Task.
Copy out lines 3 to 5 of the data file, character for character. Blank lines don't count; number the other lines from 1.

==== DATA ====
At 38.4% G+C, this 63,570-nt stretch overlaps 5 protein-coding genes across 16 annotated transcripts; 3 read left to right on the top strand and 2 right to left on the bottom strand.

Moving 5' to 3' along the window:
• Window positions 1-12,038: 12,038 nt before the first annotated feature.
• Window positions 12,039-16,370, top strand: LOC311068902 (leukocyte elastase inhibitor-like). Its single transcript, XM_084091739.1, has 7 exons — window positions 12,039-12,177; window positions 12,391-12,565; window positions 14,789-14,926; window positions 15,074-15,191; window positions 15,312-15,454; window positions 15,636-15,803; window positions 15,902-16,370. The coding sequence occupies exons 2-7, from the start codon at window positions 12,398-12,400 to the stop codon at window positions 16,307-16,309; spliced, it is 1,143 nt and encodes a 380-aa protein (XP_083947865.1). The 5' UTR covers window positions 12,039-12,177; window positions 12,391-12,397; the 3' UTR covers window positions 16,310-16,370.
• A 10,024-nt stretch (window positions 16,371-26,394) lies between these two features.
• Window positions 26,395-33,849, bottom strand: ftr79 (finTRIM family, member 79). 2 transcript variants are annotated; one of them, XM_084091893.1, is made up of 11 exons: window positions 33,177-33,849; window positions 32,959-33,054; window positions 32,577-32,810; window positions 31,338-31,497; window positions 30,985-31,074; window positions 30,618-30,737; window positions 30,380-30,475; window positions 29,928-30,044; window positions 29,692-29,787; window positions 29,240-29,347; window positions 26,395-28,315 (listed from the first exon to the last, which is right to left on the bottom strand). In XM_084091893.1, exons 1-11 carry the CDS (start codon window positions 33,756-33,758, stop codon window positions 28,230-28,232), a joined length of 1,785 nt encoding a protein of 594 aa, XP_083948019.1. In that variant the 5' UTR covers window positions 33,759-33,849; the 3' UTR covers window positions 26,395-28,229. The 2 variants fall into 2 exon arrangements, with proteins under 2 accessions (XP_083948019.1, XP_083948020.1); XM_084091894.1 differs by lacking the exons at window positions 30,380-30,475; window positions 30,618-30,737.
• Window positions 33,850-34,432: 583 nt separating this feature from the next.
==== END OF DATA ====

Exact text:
• Window positions 1-12,038: 12,038 nt before the first annotated feature.
• Window positions 12,039-16,370, top strand: LOC311068902 (leukocyte elastase inhibitor-like). Its single transcript, XM_084091739.1, has 7 exons — window positions 12,039-12,177; window positions 12,391-12,565; window positions 14,789-14,926; window positions 15,074-15,191; window positions 15,312-15,454; window positions 15,636-15,803; window positions 15,902-16,370. The coding sequence occupies exons 2-7, from the start codon at window positions 12,398-12,400 to the stop codon at window positions 16,307-16,309; spliced, it is 1,143 nt and encodes a 380-aa protein (XP_083947865.1). The 5' UTR covers window positions 12,039-12,177; window positions 12,391-12,397; the 3' UTR covers window positions 16,310-16,370.
• A 10,024-nt stretch (window positions 16,371-26,394) lies between these two features.